At the east end of the church, on the north side of the chancel, is a fine alabaster memorial to Myles Branthwayt (who died in 1612) and his wife. They lie with their three children beneath them. It is a splendid swagger tomb – the usual Jacobean confusion of strapwork, fruit, Corinthian columns and obelisks. The inscription makes good reading:
If death would take an answere, he was free,
From all the sorts of ills, that he did see.
And gave noe measure, that he would not have,
Given to him, as hardly as he gave.
Then thou Myles Branthwait [sic], mighst have answered death
And if to be soe morall, mighst bayle breath,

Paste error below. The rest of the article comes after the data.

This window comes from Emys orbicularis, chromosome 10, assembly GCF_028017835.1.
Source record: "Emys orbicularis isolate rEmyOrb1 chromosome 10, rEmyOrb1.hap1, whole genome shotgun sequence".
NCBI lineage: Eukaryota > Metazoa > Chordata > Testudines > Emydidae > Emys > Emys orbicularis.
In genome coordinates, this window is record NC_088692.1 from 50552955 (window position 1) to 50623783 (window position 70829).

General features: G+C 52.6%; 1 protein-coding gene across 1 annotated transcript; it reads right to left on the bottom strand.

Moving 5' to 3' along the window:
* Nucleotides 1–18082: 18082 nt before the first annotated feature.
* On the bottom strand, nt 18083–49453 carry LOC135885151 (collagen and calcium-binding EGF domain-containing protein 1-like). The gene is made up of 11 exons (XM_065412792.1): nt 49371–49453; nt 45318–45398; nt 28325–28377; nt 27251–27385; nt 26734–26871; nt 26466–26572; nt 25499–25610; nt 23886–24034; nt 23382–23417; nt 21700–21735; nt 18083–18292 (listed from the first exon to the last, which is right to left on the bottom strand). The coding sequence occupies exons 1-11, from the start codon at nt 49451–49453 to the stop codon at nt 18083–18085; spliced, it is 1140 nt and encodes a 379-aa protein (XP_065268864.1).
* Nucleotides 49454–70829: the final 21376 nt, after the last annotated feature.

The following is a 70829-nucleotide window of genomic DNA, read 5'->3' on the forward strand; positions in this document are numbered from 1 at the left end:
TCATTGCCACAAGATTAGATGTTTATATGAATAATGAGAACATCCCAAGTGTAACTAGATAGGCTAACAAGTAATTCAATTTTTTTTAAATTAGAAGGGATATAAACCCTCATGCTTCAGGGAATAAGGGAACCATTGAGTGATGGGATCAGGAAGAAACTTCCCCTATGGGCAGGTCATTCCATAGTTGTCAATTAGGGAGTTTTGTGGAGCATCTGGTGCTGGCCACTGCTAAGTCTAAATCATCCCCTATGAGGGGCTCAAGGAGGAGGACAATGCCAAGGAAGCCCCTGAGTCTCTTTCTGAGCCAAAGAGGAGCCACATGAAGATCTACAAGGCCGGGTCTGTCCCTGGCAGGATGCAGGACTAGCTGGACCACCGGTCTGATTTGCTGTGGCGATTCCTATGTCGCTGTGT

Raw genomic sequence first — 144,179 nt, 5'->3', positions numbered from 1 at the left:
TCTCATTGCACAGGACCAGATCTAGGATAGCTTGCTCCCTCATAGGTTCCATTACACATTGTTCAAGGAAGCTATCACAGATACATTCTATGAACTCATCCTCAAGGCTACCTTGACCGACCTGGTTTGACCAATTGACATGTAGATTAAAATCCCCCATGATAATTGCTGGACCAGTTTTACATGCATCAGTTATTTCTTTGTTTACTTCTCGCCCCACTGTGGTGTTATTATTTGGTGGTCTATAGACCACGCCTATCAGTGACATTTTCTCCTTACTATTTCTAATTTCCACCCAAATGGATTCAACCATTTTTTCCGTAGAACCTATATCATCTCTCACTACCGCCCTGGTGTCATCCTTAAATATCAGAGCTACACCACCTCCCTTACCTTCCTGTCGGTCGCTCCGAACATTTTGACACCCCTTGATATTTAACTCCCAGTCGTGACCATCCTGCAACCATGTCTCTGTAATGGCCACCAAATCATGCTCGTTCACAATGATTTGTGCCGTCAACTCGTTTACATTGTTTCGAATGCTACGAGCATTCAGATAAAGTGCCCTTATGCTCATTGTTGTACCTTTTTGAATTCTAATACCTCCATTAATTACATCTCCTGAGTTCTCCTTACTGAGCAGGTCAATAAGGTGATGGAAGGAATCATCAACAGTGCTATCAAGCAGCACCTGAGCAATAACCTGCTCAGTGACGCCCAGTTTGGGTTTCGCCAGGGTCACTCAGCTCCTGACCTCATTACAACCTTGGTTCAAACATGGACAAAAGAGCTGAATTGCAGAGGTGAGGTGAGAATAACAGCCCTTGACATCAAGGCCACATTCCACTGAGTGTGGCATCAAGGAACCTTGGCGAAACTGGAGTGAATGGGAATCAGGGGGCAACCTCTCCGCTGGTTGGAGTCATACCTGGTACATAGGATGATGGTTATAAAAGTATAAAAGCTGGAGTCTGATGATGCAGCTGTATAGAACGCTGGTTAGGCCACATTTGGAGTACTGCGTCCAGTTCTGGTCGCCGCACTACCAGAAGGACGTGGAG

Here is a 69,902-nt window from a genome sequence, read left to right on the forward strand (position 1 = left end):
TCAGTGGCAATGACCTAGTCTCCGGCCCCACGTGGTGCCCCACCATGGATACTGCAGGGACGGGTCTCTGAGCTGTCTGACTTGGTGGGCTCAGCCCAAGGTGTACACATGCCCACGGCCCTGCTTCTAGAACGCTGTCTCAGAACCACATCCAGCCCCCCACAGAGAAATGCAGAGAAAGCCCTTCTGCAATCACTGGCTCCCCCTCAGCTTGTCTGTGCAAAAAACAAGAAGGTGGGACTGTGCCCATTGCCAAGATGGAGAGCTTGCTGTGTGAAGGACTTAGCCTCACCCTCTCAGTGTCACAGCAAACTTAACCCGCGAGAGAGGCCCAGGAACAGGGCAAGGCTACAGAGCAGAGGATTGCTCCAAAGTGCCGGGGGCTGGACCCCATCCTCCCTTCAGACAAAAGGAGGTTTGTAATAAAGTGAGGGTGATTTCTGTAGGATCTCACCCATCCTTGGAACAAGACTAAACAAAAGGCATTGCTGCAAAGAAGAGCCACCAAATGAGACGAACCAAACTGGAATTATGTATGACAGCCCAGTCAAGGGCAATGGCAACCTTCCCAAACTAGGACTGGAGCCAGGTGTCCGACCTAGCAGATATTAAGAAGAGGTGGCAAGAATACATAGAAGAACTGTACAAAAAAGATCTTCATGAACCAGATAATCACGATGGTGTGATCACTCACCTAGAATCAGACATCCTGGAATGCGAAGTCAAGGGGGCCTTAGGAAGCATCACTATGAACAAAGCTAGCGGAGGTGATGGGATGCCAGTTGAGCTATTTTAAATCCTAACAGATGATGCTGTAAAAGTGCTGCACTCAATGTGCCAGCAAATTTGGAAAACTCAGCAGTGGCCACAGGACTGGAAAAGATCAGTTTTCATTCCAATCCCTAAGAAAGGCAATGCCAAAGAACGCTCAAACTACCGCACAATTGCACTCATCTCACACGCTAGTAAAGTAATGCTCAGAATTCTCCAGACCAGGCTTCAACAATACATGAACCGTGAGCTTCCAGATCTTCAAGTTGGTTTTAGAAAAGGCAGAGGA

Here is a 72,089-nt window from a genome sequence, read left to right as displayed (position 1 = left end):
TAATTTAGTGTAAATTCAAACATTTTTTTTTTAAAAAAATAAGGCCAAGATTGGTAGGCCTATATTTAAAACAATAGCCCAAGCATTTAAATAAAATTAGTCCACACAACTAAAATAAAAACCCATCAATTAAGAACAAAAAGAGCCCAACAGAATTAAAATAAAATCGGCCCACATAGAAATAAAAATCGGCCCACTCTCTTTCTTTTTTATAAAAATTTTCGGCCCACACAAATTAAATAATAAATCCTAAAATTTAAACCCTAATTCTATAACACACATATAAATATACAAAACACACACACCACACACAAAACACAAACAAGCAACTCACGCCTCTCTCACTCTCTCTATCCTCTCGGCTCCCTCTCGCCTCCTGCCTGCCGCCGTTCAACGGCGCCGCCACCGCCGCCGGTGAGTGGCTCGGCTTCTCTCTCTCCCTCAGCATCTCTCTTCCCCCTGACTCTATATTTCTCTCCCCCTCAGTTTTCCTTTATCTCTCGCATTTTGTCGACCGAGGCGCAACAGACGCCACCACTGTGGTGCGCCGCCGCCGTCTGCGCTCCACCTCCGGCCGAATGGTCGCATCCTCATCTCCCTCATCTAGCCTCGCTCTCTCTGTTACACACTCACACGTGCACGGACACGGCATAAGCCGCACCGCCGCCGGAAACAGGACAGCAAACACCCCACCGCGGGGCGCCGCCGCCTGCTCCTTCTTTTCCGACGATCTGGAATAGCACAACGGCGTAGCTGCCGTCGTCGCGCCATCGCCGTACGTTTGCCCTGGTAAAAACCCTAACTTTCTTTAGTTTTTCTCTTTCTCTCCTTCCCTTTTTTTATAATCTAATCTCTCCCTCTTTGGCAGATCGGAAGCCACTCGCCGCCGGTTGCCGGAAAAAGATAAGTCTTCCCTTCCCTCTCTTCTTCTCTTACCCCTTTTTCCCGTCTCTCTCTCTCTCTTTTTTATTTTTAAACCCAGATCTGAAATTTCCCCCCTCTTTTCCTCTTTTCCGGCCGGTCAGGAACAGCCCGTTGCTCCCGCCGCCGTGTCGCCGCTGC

Thou wast not yet to die. But be thou blest,
From weary life thou art gonn to quiet rest.
Wast by Gods Hand pluct out, and liest now,
Free from the dust and cob-webbs of this vayle
And richer art thou, by thy heavenly bayle,
Then he that shutt thee upp. This heape of stones,
To thy rememberance, and to chest thy bones,
Thy Wife doth consecrate. Soe sleepe till when,
All graves must open, and yeald upp theire men.
Myles Branthwayt had owned the Hethel estate for a mere decade before he died. He and his father, like so many country gentlemen, had recently made their money in the law.
There are other Branthwayt memorials and a particularly fine series of ledger stones in the nave that commemorate later generations of the family. In the tower hang hatchments of the first Beevors, with whom the Branthwayts merged in the 18th century. Hatchments were carried in the funeral procession, afterwards hung on the house of the deceased for several months, and then placed in the church.